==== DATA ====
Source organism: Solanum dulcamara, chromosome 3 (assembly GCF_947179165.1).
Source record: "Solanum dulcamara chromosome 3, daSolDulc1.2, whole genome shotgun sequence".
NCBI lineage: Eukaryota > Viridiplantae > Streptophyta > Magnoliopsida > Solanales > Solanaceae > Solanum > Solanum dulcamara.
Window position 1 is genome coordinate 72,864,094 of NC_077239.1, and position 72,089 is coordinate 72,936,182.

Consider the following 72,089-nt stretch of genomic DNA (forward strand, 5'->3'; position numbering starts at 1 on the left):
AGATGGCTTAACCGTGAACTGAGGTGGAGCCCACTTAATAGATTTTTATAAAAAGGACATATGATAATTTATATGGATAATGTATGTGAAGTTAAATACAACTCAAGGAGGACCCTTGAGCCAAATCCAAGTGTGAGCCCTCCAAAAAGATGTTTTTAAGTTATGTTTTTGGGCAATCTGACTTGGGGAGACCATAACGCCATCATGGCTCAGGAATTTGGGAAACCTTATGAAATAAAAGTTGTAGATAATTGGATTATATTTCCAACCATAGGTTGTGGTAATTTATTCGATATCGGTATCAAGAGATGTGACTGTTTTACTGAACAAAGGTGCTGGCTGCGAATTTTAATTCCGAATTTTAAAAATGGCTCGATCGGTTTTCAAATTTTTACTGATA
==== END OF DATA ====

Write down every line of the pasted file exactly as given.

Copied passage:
Source organism: Solanum dulcamara, chromosome 3 (assembly GCF_947179165.1).
Source record: "Solanum dulcamara chromosome 3, daSolDulc1.2, whole genome shotgun sequence".
NCBI lineage: Eukaryota > Viridiplantae > Streptophyta > Magnoliopsida > Solanales > Solanaceae > Solanum > Solanum dulcamara.
Window position 1 is genome coordinate 72,864,094 of NC_077239.1, and position 72,089 is coordinate 72,936,182.

Consider the following 72,089-nt stretch of genomic DNA (forward strand, 5'->3'; position numbering starts at 1 on the left):
AGATGGCTTAACCGTGAACTGAGGTGGAGCCCACTTAATAGATTTTTATAAAAAGGACATATGATAATTTATATGGATAATGTATGTGAAGTTAAATACAACTCAAGGAGGACCCTTGAGCCAAATCCAAGTGTGAGCCCTCCAAAAAGATGTTTTTAAGTTATGTTTTTGGGCAATCTGACTTGGGGAGACCATAACGCCATCATGGCTCAGGAATTTGGGAAACCTTATGAAATAAAAGTTGTAGATAATTGGATTATATTTCCAACCATAGGTTGTGGTAATTTATTCGATATCGGTATCAAGAGATGTGACTGTTTTACTGAACAAAGGTGCTGGCTGCGAATTTTAATTCCGAATTTTAAAAATGGCTCGATCGGTTTTCAAATTTTTACTGATA